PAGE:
Stage: The Full Monty

A shoestring production brims with character and heart.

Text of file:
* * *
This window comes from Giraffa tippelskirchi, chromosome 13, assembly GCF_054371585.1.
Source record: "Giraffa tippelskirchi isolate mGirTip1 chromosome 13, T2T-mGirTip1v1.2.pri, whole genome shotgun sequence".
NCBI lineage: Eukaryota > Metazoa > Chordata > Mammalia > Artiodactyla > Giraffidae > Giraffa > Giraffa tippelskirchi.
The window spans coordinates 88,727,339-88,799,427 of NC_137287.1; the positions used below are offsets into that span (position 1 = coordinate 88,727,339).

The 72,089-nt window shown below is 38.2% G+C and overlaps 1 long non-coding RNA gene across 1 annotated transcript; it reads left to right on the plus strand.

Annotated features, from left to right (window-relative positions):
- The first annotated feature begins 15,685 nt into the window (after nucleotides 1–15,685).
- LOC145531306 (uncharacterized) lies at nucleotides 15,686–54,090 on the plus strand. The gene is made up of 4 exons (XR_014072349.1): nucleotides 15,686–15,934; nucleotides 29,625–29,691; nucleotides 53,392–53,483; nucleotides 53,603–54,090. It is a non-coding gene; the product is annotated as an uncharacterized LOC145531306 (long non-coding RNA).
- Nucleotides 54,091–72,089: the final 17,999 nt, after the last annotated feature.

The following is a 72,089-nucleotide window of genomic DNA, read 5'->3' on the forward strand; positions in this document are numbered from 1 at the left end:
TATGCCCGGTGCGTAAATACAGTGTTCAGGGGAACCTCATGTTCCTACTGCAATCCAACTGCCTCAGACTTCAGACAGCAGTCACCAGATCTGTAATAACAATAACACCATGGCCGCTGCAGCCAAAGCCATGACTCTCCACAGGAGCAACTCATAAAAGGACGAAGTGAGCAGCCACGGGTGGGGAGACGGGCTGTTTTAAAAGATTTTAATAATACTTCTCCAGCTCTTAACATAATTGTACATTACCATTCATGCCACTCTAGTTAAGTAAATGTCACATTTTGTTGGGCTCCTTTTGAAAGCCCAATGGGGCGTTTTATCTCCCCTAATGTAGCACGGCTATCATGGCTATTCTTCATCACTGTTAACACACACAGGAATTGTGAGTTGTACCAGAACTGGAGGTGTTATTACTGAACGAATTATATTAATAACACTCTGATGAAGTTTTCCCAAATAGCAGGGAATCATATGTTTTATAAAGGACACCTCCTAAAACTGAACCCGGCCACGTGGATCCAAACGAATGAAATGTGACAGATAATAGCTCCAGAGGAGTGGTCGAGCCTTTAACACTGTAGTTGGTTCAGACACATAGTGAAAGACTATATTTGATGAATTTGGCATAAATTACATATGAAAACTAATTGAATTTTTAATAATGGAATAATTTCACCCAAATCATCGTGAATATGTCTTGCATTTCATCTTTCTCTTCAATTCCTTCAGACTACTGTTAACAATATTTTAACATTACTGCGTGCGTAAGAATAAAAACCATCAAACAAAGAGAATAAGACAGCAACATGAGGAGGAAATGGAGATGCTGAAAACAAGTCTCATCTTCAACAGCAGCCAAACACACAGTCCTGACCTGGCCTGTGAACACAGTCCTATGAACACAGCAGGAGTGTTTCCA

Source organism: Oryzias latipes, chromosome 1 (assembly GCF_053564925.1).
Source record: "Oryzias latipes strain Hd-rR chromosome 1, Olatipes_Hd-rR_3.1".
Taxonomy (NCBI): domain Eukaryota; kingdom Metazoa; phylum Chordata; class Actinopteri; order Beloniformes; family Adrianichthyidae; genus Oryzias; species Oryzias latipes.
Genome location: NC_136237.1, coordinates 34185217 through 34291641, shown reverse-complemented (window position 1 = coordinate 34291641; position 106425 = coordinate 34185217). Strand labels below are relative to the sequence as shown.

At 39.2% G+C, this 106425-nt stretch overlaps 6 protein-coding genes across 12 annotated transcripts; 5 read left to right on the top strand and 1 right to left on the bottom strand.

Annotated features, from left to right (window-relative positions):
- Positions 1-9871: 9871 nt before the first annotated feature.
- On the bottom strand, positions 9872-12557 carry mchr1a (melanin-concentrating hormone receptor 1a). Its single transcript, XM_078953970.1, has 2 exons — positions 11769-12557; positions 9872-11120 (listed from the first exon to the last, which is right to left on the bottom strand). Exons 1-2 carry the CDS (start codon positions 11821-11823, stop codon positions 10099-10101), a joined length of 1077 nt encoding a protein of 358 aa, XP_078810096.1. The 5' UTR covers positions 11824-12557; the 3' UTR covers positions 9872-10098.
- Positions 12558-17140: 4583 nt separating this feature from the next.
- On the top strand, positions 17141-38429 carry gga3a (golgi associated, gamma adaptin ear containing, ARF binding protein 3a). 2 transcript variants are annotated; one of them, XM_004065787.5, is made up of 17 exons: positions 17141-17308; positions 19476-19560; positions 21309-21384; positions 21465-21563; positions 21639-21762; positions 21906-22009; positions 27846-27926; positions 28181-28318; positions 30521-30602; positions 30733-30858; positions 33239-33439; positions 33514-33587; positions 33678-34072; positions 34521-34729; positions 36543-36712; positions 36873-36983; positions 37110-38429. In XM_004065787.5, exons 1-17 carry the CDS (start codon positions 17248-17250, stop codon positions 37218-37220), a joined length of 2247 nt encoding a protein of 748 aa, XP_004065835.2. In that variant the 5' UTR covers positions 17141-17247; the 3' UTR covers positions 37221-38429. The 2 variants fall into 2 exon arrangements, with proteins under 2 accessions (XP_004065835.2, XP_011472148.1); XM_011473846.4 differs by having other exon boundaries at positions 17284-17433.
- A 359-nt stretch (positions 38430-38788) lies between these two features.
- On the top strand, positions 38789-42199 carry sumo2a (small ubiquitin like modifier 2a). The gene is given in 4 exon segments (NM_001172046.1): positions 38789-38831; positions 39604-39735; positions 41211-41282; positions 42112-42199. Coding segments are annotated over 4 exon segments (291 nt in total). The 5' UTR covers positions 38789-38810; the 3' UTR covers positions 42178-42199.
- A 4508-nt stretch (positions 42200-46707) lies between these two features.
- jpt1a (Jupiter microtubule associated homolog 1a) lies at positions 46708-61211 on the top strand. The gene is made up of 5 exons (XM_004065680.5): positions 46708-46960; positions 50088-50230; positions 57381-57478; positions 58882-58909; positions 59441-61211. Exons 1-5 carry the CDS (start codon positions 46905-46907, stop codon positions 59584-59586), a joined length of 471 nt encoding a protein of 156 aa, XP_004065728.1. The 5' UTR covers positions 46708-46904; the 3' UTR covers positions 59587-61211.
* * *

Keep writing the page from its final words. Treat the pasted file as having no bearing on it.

If The Full Monty is all about expectations—who you'll get to see do what, and when—here is one production that defies convention.This is Balagan Theatre's decidedly low-tech interpretation of the musical by Terrence McNally (book) and David Yazbek (tunes/lyrics), a Broadway trifle Seattleites first caught at ACT in 2002 on a bus-and-truck tour. Everything about this show is scaled back from the 1997 film set in Sheffield, England. This version (which ran for more than 750 performances in New York nearly a decade ago), transplants the story to Buffalo, where laid-off factory workers scheme to reclaim their manhood by revealing their, um, manhoods. To music, of course, which makes it "art" rather than smut.Balagan is a community group bent on providing entertainment on a shoestring budget. That instantly means two things: One, you won't be skipping a rent payment for your tickets. Two, varying degrees of amateur talent are on parade throughout.Don't expect fancy sets or lights. Don't expect Actors Equity cards dangling from the principals' back pockets. And be forewarned that none of these performers, even the ones who can carry a tune, are going to make the top 10 on American Idol.So the question becomes, Can they entertain? And the answer is yes, in fits and starts. Sure, it's cheap, disposable fun. But so is the musical. And since its central characters are supposedly blue-collar bums who can't sing or dance, the cast is somewhat inoculated before the show even gets underway. So what if the cast of guys central to the show boasts fewer real singers than the women who appear to chide and cheer them? This show gets over on guts and grins, which turn out to be much more impressive than the big reveal at the show's conclusion.The plot is as simple as Pong, though our current recession gives this revival a little more depth than it deserves. Laid-off factory guys are losing touch with what they believe makes them men—namely, their identities as providers and heads of the household. Jerry Lukowski (Jon Lutyens) is their leader by default. He's a ne'er-do-well who's already lost his wife (Danielle Barnum) to another man; his tardy child-support payments now threaten to cost him his son (Dylan Zucati) as well.It's Jerry's flash of inspiration to lampoon the Chippendales dancers with a one-night-only appearance by "the real men of Buffalo." Physically, none of these fellows is a romance-novel cover boy, but once they commit to going full-frontal, ticket sales stir to life, as it were.That said, the biggest disappointment is not in the singing, novice acting, or rudimentary choreography, but Yazbek's pedestrian score, which includes such laments as "Scrap," the men's scathing self-assessment, and "It's a Woman's World," a song of feminine empowerment set in a nightclub men's room. Luckily, the best tunes, "Life With Harold" and "Rule My World," elicit the most assured vocal performances. Small wonder they're also the biggest crowd-pleasers of the night.This production is full of flaws, but brims with character and heart as well. Director Jake Groshong seems to have pulled this group together much as Jerry does with his buddies in Buffalo. Instead of polish and professionalism, Groshong has substituted the good cheer and effervescence of a likeable crew of actors and musicians. The fizz doesn't last long after the lights come up, but for two hours, you're rooting for these guys. And glad you've got a job.

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